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Age and Features of Movement Influence Motor Overflow

Authors

  • Julie A. Bodwell BA,

    1. From the Departments of *Neurology andRehabilitation Medicine, University of Washington, Seattle, Washington. Current author address: Department of Neurology, University of California, Irvine, California.
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  • Roderick K. Mahurin PhD,

    1. From the Departments of *Neurology andRehabilitation Medicine, University of Washington, Seattle, Washington. Current author address: Department of Neurology, University of California, Irvine, California.
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  • Sally Waddle BS,

    1. From the Departments of *Neurology andRehabilitation Medicine, University of Washington, Seattle, Washington. Current author address: Department of Neurology, University of California, Irvine, California.
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  • Robert Price MSME,

    1. From the Departments of *Neurology andRehabilitation Medicine, University of Washington, Seattle, Washington. Current author address: Department of Neurology, University of California, Irvine, California.
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  • Steven C. Cramer MD

    1. From the Departments of *Neurology andRehabilitation Medicine, University of Washington, Seattle, Washington. Current author address: Department of Neurology, University of California, Irvine, California.
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  • Steven C. Cramer was supported by grants from the American Heart Association and the National Institute of Child Health and Human Development. Sally Waddle and Julie A. Bodwell were supported by fellowships from the American Heart Association.

Address correspondence to Steven C. Cramer, MD, University of California, Irvine, Department of Neurology, UCI Medical Center, 101 The City Drive South, Building 53 Room 203, Orange, CA 92868-4280. E-mail: scramer@uci.edu

Abstract

Objectives: To measure the magnitude and prevalence of motor overflow to the arm at rest during attempted unilateral arm movements.

Design: Cross-sectional assessment.

Setting: Motor physiology laboratory.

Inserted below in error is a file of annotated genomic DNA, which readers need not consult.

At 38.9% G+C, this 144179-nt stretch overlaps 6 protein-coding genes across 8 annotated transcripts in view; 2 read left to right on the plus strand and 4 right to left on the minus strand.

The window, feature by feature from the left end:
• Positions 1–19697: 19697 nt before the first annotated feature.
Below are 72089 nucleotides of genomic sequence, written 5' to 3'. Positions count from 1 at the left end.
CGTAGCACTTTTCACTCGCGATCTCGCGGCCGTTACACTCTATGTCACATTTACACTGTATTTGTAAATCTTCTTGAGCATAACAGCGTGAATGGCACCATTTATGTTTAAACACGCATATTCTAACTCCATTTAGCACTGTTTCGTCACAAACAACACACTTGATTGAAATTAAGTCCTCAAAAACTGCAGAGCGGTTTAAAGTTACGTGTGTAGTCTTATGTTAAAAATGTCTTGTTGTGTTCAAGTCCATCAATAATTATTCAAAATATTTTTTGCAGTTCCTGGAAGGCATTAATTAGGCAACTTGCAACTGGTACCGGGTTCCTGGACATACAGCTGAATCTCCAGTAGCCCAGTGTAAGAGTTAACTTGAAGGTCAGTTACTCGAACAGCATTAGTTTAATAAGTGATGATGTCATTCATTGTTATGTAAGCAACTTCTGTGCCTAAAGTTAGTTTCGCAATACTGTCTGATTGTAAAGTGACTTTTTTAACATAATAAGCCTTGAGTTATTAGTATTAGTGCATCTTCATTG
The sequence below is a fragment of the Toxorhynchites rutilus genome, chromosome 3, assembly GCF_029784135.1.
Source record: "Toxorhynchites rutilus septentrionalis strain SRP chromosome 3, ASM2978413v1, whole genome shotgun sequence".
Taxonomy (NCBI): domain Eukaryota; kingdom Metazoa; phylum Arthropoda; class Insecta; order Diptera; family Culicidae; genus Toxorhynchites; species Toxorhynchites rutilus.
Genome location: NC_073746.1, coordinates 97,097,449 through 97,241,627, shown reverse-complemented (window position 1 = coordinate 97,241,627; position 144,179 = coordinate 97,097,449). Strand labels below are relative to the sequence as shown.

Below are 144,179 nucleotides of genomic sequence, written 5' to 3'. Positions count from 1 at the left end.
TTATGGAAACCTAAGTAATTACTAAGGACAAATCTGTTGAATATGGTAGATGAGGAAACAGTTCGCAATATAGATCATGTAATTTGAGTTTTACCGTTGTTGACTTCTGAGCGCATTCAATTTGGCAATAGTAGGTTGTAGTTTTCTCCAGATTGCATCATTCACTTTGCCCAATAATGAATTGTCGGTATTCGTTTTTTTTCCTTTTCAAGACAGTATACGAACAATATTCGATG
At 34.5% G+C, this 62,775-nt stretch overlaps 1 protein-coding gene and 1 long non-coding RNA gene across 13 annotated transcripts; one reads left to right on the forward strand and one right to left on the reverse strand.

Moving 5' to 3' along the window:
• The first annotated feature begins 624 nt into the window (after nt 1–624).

Participants: Healthy young (n=20) and elderly (n=20) adult subjects.

Measurements: Surface electromyography (EMG) was obtained from bilateral forearm muscles during performance of 12 different unilateral finger-tapping tasks.

Results: For all subjects, faster movement rate (F=2.56–3.30, P<.05), cognitive distraction (F=4.09, P<.05), and fatigue (F=15.15, P<.001) were each associated with a significant increase in the magnitude of EMG in the arm intended to be at rest. In elderly subjects, tapping at maximum rate and fatigue were each associated with a further increase in motor overflow across the midline. In addition, better left hand dexterity correlated with greater motor overflow to the right hand during rapid left hand tapping (r=0.63, P<.005). Prevalence of motor overflow was also higher in older subjects for some tasks, for example during 1 Hz tapping by the right index finger (motor overflow present in 45%, vs 15% young subjects, P<.05).

Conclusion: Several behavioral variables increase motor overflow across the midline in young and elderly adults. Motor overflow was even greater in elderly subjects with the most demanding tasks and was greater in those with better motor status, suggesting that this form of motor system change is a compensatory event of normal aging rather than age-related dysfunction. The results support the hypotheses that healthy aging is associated with an increase in the degree to which brain function is bilaterally organized.

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